Coming directly from the incredibly prestigious theatre festival VENICE BIENNALE TEATRO 2019, long-time collaborators - writer Patricia Cornelius and director Susie Dee - shine a neon striplight on the intersections of class and misogyny, bringing three thoroughly nasty girls on stage in SHIT – an unflinching, gut-punching, provocative and heart-breaking piece. Ahead of SHIT’s run at Edinburgh Fringe Festival, Patricia talks to Female First about the thinking and process behind the show.



In 2012 a group of three playwrights, three directors and three actors - all female - got together for a workshop, to take a ruthless look into gender and sexual identity. It was an investigation into female characters in all female casts; in wanting to let them rip, for them to take the stage with a powerful physicality and with stories that allowed them to soar.

We talked about incarceration: women in prison, as sex slaves, in prostitution, domestically bound, as wives, as mothers, women caught in cultural and social confines. Old stuff really. We knew we had to find a new take. To give the female characters an audacity, a power that has rarely been seen before.

It was from this workshop that my play, SHIT was first formed. Billy, Bobby and Sam, three dangerous and unlikeable women who are compelling and fascinating, commit a dreadful crime.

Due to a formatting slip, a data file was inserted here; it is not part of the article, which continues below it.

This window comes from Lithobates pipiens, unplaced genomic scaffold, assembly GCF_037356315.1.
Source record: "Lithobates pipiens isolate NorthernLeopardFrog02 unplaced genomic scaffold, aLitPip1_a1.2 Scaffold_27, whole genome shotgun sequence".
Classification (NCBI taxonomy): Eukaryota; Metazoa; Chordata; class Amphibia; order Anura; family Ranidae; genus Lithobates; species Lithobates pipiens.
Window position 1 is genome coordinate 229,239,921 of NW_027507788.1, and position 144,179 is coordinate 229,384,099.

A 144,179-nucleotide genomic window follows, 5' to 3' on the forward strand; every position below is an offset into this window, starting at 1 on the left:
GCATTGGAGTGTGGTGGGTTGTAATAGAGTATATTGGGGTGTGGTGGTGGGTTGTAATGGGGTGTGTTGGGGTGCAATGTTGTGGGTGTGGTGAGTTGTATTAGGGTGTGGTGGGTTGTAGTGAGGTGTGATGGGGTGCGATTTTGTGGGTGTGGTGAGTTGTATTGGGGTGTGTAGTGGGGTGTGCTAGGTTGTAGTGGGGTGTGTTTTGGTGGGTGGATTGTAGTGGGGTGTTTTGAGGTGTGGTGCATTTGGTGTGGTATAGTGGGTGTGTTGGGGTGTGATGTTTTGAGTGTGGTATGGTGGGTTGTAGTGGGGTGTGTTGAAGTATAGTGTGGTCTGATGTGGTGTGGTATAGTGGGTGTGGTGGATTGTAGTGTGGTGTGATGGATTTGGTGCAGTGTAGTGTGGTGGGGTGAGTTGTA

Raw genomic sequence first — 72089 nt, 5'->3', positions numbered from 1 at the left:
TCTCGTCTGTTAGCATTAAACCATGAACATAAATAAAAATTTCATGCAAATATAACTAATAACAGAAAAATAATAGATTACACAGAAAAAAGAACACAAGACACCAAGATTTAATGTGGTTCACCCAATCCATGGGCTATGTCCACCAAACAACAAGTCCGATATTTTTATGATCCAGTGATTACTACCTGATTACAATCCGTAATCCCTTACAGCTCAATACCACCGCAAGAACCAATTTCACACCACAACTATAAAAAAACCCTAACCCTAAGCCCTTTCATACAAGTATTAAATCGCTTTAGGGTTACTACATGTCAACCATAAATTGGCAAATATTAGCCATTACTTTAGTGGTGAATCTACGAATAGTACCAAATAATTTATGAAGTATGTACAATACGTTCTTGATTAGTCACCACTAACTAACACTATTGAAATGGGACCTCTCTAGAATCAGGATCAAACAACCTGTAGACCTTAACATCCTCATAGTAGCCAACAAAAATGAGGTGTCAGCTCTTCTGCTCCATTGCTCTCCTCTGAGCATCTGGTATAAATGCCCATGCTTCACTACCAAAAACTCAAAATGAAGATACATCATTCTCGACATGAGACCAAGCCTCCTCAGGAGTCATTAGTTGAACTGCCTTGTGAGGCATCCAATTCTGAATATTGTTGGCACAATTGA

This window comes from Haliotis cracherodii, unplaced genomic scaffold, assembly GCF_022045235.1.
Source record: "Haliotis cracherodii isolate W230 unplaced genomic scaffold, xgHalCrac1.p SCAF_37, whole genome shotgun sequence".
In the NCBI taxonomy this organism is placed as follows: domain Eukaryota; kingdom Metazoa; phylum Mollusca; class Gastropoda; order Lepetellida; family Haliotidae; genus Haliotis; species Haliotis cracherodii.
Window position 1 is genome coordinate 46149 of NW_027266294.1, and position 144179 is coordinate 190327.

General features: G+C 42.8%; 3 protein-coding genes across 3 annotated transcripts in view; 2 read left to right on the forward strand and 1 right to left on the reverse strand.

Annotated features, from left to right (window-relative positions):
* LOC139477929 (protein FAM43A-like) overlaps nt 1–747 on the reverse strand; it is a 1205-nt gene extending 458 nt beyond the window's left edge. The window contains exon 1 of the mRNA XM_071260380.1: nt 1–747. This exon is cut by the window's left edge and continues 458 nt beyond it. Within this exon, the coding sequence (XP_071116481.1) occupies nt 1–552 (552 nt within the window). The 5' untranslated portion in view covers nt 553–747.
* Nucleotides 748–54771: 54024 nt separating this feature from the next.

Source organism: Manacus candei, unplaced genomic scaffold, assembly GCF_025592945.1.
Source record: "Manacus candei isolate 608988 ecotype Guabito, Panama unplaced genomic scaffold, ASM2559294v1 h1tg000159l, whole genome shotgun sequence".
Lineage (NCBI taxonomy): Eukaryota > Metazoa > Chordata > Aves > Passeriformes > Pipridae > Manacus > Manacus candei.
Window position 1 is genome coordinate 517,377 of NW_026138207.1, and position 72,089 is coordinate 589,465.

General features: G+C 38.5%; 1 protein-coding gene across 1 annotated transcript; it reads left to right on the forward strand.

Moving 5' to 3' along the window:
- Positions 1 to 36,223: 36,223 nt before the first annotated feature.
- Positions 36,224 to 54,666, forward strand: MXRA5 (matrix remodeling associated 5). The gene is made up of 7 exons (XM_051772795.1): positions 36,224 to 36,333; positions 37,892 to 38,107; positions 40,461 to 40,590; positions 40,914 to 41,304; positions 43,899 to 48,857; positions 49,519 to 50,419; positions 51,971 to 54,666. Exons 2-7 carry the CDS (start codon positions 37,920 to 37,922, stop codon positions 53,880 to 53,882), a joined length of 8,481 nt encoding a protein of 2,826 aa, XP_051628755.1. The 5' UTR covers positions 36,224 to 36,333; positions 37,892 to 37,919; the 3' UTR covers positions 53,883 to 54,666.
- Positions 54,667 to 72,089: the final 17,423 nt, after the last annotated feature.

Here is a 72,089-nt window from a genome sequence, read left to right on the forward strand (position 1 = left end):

The title says it all. They think they’re shit, that they were born shit, that the world is shit. They’re vulgar, tough, rough, fucked-up and they’re formidable. There’s no sentimentality, no hard luck stories, no sense of themselves as victims, as of course they are.

The title forewarns about the language of the play. It’s full of the vernacular. Of course it is. The power of the language was always evident to me. I knew that the authenticity of it was vital and how terrifying it can be. Who hasn’t buried their heads in a book when someone loses it on a tram or train? I knew too that for people who have most things taken from them, that language can be all they’ve got. But I knew that I had to win the language, to lift it out of its banality. I found a grungy poeticism and rhythm that allows the language a certain beauty.

These are young women who the world has forsaken. When a girl spits, or swears, or screams, or shouts, or pulls down her pants to ‘moon’ someone from a car, or she laughs too loudly, is too shrill, pulls up her t-shirt and flashes her tits, or she fights, really fights, head butts and with her fists, or she fucks too much or cuts her hair too short, tells everyone she’s got a dick and she’s not a girl at all - all we want to do with this girl is lock her up and throw away the key. They rarely have a voice on our stages. I wanted to give them their say. I wanted to create three characters for female performers who could amaze with their visceral power. Odd that I should target three female characters who have the least real power of anyone.

Patricia Cornelius’ SHIT is at Edinburgh Festival Fringe from 3rd – 25th August (not 12th or 19th). Tickets and more information: